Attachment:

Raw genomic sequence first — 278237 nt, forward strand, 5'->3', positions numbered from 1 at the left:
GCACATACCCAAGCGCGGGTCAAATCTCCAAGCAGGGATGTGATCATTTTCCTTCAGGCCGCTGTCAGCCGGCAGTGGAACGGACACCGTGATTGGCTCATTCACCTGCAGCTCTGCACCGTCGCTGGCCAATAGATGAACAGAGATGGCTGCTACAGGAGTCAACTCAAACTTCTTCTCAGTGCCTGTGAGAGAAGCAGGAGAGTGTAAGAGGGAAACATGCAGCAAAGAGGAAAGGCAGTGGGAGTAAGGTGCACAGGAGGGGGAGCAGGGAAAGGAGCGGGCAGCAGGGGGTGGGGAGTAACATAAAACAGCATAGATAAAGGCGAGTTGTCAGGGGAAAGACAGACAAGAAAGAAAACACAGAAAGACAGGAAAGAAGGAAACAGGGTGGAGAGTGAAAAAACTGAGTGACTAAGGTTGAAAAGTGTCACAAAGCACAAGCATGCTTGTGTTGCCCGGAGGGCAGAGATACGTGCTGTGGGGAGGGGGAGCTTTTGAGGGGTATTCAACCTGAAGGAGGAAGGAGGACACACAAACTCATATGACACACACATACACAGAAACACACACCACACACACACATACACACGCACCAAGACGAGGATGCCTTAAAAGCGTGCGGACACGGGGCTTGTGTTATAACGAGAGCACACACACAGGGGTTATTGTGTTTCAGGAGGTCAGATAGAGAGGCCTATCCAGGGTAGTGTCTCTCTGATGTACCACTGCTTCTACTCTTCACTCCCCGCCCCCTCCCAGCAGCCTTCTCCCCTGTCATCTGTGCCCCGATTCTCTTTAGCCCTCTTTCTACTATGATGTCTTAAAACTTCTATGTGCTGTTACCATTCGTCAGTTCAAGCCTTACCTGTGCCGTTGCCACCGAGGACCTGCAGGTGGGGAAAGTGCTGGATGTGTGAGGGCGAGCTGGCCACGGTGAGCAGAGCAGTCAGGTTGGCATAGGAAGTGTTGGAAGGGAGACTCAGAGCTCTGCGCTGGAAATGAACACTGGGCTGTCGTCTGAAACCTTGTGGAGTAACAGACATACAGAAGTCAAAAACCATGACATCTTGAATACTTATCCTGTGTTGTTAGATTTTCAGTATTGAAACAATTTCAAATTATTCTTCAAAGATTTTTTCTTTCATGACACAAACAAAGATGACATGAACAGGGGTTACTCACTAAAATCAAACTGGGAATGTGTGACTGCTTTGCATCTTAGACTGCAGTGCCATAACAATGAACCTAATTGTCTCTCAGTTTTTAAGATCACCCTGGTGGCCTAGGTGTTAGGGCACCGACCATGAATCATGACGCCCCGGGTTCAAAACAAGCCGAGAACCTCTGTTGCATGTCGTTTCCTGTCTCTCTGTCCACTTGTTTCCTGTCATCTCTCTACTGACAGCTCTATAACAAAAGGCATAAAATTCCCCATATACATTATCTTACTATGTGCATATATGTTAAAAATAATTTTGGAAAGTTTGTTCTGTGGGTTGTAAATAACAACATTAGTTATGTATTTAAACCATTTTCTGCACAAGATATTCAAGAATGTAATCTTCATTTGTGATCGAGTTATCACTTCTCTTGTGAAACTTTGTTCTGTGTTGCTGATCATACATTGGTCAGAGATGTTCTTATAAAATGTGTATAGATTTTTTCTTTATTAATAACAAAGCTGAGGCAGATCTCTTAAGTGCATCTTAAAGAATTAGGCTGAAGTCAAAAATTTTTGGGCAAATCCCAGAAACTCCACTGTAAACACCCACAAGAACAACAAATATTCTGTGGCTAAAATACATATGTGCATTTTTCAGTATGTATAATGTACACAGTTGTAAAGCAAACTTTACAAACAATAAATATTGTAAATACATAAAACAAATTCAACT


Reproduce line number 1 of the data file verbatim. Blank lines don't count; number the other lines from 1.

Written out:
Raw genomic sequence first — 278237 nt, forward strand, 5'->3', positions numbered from 1 at the left: